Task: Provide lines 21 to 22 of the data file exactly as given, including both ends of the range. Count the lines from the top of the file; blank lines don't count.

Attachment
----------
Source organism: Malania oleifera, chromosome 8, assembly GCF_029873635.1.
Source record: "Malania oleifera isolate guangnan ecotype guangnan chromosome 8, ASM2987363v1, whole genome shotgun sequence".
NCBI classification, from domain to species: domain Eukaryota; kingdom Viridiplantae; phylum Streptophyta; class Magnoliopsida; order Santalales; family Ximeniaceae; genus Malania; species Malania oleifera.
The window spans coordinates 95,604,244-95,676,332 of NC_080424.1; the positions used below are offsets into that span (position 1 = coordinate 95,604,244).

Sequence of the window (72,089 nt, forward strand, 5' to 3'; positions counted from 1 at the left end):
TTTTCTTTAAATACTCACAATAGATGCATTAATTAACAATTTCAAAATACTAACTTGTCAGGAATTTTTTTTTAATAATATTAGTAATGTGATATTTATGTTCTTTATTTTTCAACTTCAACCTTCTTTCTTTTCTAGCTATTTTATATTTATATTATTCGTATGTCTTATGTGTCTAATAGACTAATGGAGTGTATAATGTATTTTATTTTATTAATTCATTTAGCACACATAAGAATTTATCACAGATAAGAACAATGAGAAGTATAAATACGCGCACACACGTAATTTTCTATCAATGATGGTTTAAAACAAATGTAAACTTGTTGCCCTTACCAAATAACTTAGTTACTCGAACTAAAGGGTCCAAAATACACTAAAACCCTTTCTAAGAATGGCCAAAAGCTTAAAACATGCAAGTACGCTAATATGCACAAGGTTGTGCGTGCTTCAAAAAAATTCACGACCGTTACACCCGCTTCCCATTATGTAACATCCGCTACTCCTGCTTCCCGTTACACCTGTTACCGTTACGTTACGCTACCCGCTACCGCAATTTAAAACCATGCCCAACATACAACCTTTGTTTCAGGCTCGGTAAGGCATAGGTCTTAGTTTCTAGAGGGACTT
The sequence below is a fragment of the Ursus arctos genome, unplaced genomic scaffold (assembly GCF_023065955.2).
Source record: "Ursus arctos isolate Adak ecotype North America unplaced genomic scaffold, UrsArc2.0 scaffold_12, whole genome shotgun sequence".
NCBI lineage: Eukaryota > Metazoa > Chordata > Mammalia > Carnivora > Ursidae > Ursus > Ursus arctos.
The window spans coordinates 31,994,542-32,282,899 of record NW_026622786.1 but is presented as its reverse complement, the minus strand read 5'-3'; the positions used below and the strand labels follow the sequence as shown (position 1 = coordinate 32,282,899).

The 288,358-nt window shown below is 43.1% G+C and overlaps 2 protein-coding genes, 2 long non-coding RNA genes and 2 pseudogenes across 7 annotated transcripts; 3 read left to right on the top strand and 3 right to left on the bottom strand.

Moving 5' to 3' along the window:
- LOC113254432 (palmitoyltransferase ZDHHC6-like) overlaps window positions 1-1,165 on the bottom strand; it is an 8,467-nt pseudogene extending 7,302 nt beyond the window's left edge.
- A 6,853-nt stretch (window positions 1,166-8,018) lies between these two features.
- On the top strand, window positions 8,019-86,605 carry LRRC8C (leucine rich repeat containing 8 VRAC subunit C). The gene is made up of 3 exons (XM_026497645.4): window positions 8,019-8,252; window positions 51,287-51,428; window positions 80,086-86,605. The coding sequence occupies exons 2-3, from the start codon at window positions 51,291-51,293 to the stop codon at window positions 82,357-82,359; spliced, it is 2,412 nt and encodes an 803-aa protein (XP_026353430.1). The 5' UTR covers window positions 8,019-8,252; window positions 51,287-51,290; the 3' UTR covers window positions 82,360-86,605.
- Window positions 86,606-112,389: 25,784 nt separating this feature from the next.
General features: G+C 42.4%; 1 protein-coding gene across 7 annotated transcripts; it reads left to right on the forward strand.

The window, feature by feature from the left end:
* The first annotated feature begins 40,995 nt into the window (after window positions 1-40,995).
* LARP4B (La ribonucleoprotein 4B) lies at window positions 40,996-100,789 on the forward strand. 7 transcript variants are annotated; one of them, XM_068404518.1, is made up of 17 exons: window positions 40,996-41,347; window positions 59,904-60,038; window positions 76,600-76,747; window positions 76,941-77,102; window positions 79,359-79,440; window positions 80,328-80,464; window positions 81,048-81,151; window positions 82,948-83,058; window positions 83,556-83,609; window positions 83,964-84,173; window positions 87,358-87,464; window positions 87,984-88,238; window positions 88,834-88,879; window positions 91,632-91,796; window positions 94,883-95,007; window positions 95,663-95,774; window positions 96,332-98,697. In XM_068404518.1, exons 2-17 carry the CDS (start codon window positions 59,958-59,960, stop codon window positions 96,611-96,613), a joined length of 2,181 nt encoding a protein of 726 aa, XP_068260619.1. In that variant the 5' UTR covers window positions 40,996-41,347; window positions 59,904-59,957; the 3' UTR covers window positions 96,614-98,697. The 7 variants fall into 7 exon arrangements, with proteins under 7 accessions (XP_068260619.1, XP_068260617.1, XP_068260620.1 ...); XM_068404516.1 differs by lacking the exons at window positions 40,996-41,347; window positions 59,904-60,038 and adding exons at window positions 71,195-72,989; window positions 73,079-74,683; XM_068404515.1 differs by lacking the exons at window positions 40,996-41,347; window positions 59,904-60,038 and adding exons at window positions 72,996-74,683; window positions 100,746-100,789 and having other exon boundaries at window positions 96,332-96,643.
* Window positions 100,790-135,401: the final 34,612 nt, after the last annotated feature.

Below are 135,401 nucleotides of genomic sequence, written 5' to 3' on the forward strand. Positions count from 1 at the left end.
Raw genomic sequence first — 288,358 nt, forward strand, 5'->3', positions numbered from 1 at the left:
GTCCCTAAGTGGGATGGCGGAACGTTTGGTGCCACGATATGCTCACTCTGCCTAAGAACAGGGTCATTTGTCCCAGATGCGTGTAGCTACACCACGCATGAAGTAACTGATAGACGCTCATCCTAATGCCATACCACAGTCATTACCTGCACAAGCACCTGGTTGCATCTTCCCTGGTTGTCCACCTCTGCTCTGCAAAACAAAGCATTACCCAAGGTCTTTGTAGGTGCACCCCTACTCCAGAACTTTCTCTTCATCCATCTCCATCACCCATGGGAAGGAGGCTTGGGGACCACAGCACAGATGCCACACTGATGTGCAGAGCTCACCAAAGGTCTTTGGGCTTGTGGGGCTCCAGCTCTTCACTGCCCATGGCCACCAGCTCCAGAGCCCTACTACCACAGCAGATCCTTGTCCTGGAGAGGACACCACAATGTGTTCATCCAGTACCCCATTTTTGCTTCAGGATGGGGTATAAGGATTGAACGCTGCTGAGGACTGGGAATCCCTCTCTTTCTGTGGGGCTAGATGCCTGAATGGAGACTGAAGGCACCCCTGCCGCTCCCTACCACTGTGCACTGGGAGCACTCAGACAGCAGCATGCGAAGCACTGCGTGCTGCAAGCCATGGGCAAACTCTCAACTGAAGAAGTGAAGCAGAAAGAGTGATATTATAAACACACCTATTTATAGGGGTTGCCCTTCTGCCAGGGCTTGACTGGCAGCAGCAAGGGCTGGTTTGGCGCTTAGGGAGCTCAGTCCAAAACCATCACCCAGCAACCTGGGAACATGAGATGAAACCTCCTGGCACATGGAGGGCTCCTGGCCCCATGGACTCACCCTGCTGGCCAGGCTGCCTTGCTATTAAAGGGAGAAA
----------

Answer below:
* Window positions 100,790-135,401: the final 34,612 nt, after the last annotated feature.

Below are 135,401 nucleotides of genomic sequence, written 5' to 3' on the forward strand. Positions count from 1 at the left end.